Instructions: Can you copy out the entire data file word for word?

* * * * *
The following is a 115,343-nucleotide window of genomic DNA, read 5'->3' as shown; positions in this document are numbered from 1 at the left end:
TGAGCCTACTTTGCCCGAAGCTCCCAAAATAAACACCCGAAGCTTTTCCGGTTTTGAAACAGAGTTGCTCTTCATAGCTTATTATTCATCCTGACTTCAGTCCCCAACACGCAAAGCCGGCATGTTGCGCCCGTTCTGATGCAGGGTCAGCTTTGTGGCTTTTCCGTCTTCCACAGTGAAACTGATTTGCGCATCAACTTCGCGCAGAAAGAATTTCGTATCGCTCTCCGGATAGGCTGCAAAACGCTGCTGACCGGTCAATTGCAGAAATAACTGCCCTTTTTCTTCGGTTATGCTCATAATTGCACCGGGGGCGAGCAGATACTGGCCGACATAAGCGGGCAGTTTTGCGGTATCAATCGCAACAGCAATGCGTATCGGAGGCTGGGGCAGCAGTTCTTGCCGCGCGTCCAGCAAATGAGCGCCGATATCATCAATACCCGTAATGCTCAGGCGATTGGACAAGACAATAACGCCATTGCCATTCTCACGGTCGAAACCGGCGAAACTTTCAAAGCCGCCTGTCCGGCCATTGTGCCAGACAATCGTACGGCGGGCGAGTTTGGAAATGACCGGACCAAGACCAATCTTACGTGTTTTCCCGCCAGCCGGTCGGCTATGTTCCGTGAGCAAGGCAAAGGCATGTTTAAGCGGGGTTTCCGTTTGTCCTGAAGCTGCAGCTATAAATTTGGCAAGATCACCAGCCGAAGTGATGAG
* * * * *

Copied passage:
The following is a 115,343-nucleotide window of genomic DNA, read 5'->3' as shown; positions in this document are numbered from 1 at the left end:
TGAGCCTACTTTGCCCGAAGCTCCCAAAATAAACACCCGAAGCTTTTCCGGTTTTGAAACAGAGTTGCTCTTCATAGCTTATTATTCATCCTGACTTCAGTCCCCAACACGCAAAGCCGGCATGTTGCGCCCGTTCTGATGCAGGGTCAGCTTTGTGGCTTTTCCGTCTTCCACAGTGAAACTGATTTGCGCATCAACTTCGCGCAGAAAGAATTTCGTATCGCTCTCCGGATAGGCTGCAAAACGCTGCTGACCGGTCAATTGCAGAAATAACTGCCCTTTTTCTTCGGTTATGCTCATAATTGCACCGGGGGCGAGCAGATACTGGCCGACATAAGCGGGCAGTTTTGCGGTATCAATCGCAACAGCAATGCGTATCGGAGGCTGGGGCAGCAGTTCTTGCCGCGCGTCCAGCAAATGAGCGCCGATATCATCAATACCCGTAATGCTCAGGCGATTGGACAAGACAATAACGCCATTGCCATTCTCACGGTCGAAACCGGCGAAACTTTCAAAGCCGCCTGTCCGGCCATTGTGCCAGACAATCGTACGGCGGGCGAGTTTGGAAATGACCGGACCAAGACCAATCTTACGTGTTTTCCCGCCAGCCGGTCGGCTATGTTCCGTGAGCAAGGCAAAGGCATGTTTAAGCGGGGTTTCCGTTTGTCCTGAAGCTGCAGCTATAAATTTGGCAAGATCACCAGCCGAAGTGATGAG